Lucky Tan suggests that the availability of foreign workers have made firms reluctant to hire native Singaporeans, depressing their wages. Again, this is entirely rationalisable economically. For example, the search and matching class of models (pioneered by a LSE professor Pissarides) tells us just that. When workers and firms meet, both sides have to agree on the wage rate before they enter into a productive relationship. Relative bargaining power will then determine how this economic surplus is split. Reducing workers' bargaining power, which presumably the availability of foreign worker does, will lead to lower wages.

Let me be quick to add that the rise of various emerging economies have also reduced Singapore's bargaining power. Transnational capital, footloose by definition, goes where returns is highest. Before China and India, Singapore was one of the few investment friendly places in Asia. The game has changed dramatically since. In the US for example, labour's share of GDP has fallen in recent years while capital's share has risen. Many commentators are quick to attribute the erosion of labour's bargining power to globalisation.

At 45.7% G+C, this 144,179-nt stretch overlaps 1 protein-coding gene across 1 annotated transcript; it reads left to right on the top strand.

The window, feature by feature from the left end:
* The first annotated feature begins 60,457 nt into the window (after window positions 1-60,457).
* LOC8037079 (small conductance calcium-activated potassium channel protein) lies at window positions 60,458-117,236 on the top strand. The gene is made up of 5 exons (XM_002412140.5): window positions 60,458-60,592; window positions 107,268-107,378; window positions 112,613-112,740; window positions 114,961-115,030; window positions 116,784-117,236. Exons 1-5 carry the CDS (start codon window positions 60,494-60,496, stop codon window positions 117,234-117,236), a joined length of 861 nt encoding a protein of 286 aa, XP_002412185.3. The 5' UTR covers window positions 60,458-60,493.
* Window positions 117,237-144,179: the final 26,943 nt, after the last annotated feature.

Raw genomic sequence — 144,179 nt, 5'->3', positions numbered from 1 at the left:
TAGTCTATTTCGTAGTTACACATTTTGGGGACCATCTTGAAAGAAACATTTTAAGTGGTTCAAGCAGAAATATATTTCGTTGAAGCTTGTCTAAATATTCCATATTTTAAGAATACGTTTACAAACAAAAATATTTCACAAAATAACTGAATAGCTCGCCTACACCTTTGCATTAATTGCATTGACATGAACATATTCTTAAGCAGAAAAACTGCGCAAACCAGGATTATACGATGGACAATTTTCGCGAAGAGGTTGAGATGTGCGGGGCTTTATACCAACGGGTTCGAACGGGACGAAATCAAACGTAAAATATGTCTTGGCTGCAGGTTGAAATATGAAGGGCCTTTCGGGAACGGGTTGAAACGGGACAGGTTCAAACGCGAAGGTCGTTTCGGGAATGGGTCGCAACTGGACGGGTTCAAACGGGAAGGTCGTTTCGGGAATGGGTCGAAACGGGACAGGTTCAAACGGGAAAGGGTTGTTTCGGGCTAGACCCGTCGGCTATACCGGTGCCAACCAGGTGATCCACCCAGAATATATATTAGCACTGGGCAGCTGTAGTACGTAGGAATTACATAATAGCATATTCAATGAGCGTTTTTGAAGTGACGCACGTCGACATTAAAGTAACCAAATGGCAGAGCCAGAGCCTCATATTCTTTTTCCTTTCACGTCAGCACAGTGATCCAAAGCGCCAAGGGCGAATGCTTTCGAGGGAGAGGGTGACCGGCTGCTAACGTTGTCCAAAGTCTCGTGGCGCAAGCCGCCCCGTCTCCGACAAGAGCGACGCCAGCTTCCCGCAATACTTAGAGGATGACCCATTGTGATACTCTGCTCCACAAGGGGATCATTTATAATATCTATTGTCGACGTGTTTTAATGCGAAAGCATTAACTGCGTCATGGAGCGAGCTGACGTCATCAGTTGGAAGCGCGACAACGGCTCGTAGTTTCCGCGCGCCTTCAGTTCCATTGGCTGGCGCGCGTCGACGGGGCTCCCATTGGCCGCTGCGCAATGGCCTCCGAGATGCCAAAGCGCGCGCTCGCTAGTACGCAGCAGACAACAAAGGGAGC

New Economic Geography

Let me finish this post with a positive spin - immigration can actually increase wages of natives. This is in fact a key prediction of new economic geography models. Firms (under suitable assumptions) have incentives to cluster and agglomerate, and immigration can be part of this agglomeration process. And where they do concentrate, they drive up productivity through various mechanisms. Because of the positive externality that they derive from clustering at certain locations, no firm then have an incentive to leave since they become far less productive elsewhere. When that happens, the location becomes sticky, commanding higher rent and wages. My favourite example is London obviously.